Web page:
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"Underlying most arguments against the free market is a lack of belief in freedom itself".

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Introduction

"Underlying most arguments against the free market is a lack of belief in freedom itself" Free trade (FT), a form of international business not restricted by Government interference or restriction in the form of tariffs and sanction; the idea has been praised for well over three hundred years so why is it not in practice today? The benefits of FT have been indicated as, "limit[ing] the power of the state and enhance[ing] the freedom, autonomy and self-responsibility if the individual" ("Seven moral argument for free trade", Daniel T. Griswold, 2001), maximising global efficiency and reducing war through mutually beneficial trade. However western governments choose to protect their own interest whist pointing to the Word Trade Organisation and the World Bank when funds for developing countries are needed and so seems hypocritical. The impression that one cannot help but be left with is that the western governments would rather protect its own interests, gain funds for its own use and maintain control on the Less Economically Developed Countries (LEDCs) ...read more.

Middle

The European Common Agricultural Policy (quota based), has meant that good have been grossly overproduced and so lowered the percentage that the producers receive; therefore the protectionist policy has further stunted the development of certain countries. The next argument against FT is that it would not work in practice, that 'text-book economics' is not practical in the 'real world', which is true. It has been found that most LEDCs would have to spend the entire annual humanitarian budget in order to meet to World Trade Organisation's (WTO) criteria for membership and there are other things within the country that the money is needed for. However, if we gave the countries free trade they could strengthen their economies, their comparative advantage and eventually lead to economies of scale. Another factor against it is that International trade is not a self-regulating activity, governments need to cushion their markets against shocks; furthermore the WTO talks keep collapsing underneath the continually dividing regional FTA and the differences between development and industrial speed of countries; in this way smaller countries will lose out significantly. But is this just an excuse? ...read more.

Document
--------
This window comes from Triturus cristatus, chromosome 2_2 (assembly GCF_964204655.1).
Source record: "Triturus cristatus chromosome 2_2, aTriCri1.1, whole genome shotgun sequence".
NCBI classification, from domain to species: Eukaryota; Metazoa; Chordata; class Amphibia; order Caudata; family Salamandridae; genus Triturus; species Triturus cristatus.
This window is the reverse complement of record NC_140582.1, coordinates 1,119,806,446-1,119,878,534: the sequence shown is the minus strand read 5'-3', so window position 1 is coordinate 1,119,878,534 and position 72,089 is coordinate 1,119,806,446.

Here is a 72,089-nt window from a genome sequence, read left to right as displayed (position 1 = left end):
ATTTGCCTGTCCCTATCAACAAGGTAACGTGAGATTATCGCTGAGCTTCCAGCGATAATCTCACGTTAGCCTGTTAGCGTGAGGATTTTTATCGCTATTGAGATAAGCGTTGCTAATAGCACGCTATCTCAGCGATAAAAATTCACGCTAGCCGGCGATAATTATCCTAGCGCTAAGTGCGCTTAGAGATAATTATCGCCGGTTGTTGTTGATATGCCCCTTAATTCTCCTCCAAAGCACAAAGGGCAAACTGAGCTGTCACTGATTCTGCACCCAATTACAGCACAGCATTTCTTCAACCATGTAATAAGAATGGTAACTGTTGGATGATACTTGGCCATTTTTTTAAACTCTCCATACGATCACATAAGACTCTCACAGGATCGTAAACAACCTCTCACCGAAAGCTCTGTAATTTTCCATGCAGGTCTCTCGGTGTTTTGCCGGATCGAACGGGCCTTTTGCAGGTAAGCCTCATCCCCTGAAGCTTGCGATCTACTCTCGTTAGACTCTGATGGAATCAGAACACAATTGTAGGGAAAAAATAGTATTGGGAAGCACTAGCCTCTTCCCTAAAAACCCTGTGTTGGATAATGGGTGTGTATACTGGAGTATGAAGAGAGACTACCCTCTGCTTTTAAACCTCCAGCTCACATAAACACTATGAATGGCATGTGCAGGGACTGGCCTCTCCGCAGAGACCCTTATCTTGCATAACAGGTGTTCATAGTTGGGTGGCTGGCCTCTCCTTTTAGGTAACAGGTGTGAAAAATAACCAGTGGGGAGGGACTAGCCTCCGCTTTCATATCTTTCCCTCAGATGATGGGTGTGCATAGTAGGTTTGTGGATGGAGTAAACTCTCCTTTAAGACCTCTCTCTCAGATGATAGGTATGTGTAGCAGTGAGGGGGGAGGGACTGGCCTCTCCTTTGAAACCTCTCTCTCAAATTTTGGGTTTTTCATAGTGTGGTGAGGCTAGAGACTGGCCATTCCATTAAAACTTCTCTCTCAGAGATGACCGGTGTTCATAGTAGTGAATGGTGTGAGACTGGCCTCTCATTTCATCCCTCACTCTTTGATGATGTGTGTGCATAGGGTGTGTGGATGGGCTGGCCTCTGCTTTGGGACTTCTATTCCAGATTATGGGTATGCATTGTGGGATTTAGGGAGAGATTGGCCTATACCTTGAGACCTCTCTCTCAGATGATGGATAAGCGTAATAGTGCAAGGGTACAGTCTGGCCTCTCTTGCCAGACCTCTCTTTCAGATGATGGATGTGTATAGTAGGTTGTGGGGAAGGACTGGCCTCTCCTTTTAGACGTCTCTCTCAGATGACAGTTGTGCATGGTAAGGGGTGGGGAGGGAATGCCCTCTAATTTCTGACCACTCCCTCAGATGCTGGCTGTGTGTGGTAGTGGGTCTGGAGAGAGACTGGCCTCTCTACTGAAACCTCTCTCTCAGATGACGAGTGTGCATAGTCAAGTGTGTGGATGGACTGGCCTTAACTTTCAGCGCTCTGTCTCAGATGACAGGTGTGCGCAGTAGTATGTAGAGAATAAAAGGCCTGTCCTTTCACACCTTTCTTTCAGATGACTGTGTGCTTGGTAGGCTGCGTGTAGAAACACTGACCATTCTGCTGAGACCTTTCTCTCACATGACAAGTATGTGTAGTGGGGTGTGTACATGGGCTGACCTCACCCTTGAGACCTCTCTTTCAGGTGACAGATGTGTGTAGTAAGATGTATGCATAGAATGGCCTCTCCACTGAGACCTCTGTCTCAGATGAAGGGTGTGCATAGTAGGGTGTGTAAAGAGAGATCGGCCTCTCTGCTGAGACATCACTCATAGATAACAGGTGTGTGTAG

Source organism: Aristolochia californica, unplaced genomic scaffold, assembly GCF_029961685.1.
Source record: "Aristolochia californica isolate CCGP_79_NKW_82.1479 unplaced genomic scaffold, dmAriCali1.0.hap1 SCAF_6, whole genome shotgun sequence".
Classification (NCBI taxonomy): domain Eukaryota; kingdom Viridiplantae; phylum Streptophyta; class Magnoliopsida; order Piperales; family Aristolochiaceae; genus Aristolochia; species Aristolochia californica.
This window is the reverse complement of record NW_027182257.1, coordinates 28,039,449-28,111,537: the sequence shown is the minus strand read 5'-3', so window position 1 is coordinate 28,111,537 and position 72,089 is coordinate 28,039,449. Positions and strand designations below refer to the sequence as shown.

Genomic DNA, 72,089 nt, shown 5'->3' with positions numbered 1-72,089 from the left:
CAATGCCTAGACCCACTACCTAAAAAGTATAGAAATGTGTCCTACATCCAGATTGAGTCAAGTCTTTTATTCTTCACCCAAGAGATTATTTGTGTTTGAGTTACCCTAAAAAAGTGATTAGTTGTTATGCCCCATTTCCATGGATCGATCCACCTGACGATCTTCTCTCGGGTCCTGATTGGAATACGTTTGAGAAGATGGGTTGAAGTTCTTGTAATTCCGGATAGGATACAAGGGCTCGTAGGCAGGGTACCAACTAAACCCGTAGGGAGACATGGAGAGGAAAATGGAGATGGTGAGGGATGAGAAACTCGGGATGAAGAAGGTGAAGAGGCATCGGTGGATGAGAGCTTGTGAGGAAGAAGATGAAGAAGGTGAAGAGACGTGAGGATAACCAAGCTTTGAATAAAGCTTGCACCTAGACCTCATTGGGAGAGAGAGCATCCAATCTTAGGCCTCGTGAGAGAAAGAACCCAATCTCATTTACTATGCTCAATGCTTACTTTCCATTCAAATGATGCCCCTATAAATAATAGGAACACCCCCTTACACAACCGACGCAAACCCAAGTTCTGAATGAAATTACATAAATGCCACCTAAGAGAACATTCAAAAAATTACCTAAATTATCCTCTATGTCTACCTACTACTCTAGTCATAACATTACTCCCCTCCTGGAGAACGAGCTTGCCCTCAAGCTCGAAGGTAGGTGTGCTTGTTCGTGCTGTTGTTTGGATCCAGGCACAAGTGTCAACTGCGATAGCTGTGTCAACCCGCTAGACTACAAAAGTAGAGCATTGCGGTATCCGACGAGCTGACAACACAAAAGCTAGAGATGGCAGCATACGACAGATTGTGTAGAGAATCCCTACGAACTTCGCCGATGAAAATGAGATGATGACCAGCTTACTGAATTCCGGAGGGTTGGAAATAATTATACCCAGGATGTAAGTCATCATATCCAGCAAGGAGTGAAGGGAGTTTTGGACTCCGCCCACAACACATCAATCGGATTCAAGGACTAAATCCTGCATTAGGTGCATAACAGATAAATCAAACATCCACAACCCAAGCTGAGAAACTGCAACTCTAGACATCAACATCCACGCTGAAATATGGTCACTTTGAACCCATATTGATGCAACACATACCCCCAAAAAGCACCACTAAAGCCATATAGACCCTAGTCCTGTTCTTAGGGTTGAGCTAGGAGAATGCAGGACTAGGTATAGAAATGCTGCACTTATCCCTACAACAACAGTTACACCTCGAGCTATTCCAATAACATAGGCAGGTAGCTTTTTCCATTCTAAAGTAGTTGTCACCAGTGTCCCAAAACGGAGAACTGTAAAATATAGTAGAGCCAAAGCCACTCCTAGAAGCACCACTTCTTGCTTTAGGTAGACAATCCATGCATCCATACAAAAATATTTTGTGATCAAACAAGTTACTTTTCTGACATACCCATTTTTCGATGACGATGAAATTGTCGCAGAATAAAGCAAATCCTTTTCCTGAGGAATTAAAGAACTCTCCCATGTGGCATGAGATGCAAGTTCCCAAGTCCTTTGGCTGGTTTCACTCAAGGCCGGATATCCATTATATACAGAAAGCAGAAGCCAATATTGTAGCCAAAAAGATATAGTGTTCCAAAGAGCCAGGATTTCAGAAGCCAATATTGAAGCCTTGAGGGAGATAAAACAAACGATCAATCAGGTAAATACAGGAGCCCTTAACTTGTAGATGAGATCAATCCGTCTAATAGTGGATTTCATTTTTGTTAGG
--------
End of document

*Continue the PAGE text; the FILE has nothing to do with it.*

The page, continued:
Conclusion

Zoellick said, "The agreement would move beyond trade, and also emphasise growth and development" and finally but most poignantly "Ultimately it has to be done by Africans themselves. We can create opportunities. The age of dependency in Africa was over." Free trade has given them freedom, it has worked and because it has worked somewhere it weaken the arguments against. Finally another control mechanism for LEDCs is that of world debt; if we were to have FT and a single market, world debt should surely be cancelled. World debt it seems, like the denial of FT is a control device. It keeps the west strong and LEDCs weak, and it's pointless from a moral and financial point of view, even if not an economic point of view. The arguments against FT as presented here, are arguments against freedom itself, if we chose to not be protectionists and were not afraid of meeting people on an even playing field we could allow LEDCs the freedom they greatly deserve. ...read more.

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